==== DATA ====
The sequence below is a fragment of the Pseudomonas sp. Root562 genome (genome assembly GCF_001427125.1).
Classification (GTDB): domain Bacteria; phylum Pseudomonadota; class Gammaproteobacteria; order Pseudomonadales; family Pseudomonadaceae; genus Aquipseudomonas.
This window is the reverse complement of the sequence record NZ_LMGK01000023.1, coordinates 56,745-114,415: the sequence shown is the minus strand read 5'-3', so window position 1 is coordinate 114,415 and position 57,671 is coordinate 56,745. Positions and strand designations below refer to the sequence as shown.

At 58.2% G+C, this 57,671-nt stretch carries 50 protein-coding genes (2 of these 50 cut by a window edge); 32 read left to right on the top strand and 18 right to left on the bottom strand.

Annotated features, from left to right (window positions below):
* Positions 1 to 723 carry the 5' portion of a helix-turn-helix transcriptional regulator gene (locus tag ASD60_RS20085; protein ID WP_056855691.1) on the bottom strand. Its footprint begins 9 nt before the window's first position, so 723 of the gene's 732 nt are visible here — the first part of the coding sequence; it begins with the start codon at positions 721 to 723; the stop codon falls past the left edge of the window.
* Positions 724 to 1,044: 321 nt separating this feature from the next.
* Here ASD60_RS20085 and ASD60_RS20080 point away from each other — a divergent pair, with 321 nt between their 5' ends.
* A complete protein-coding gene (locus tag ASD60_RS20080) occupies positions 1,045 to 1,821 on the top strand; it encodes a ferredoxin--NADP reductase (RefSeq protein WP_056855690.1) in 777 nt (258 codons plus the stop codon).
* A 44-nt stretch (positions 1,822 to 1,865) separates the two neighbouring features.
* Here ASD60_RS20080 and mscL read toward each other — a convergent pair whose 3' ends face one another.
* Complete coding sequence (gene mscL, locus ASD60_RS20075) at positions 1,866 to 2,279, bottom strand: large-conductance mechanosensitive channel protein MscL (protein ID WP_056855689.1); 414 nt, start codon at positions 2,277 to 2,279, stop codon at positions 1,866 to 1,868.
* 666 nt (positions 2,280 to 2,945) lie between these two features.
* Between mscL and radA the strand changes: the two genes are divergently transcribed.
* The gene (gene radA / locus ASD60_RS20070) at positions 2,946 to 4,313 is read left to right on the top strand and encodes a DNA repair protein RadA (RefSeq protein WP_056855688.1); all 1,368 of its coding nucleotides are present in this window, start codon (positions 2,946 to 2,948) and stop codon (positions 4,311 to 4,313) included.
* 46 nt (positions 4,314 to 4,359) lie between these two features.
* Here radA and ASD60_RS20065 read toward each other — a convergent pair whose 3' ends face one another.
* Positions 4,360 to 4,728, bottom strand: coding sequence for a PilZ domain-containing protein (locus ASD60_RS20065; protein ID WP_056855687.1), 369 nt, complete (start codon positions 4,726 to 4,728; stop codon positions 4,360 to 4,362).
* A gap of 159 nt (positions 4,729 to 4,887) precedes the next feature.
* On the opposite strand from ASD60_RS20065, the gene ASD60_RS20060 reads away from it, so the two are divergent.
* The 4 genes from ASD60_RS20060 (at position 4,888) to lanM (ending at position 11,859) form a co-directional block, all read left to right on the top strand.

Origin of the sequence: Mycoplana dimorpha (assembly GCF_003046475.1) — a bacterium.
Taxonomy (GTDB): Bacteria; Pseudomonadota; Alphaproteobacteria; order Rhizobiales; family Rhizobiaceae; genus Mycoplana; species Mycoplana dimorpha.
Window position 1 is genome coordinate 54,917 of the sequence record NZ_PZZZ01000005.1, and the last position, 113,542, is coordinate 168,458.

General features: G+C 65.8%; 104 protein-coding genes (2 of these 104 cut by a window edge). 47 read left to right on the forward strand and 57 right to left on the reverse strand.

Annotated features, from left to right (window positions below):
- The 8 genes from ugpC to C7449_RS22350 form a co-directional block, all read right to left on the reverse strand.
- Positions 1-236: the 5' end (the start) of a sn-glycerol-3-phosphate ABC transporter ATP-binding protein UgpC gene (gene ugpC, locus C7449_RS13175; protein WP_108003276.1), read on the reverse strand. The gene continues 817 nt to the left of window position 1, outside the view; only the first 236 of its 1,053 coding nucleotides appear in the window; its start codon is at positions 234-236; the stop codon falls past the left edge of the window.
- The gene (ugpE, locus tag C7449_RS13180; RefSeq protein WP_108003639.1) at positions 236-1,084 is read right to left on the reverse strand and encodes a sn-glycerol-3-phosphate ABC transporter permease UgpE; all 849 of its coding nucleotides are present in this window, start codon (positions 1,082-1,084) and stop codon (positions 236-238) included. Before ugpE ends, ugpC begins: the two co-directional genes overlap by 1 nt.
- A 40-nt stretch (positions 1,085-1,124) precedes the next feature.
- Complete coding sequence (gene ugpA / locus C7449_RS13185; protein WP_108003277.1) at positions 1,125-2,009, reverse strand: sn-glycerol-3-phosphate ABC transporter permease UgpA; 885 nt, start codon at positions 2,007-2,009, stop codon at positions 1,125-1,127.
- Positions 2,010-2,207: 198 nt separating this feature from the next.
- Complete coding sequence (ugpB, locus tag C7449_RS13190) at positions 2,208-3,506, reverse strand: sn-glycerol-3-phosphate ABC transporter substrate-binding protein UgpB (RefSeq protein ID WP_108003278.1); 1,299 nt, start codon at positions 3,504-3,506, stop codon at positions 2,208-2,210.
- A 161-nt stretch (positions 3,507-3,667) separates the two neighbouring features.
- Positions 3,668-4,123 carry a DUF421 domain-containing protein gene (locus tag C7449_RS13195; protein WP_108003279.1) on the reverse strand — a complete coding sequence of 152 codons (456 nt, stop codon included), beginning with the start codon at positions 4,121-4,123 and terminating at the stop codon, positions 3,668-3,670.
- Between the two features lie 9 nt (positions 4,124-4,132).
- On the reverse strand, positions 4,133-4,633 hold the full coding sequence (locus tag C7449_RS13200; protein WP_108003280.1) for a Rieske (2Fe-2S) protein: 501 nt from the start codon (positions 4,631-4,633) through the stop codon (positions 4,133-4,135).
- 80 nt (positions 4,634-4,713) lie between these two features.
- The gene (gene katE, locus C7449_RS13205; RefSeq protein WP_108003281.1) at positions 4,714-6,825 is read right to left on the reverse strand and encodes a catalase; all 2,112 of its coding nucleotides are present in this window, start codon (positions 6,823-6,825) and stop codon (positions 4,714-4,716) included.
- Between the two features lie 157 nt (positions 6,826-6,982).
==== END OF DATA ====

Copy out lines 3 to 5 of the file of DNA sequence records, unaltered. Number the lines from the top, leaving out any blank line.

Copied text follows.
This window is the reverse complement of the sequence record NZ_LMGK01000023.1, coordinates 56,745-114,415: the sequence shown is the minus strand read 5'-3', so window position 1 is coordinate 114,415 and position 57,671 is coordinate 56,745. Positions and strand designations below refer to the sequence as shown.

At 58.2% G+C, this 57,671-nt stretch carries 50 protein-coding genes (2 of these 50 cut by a window edge); 32 read left to right on the top strand and 18 right to left on the bottom strand.

Annotated features, from left to right (window positions below):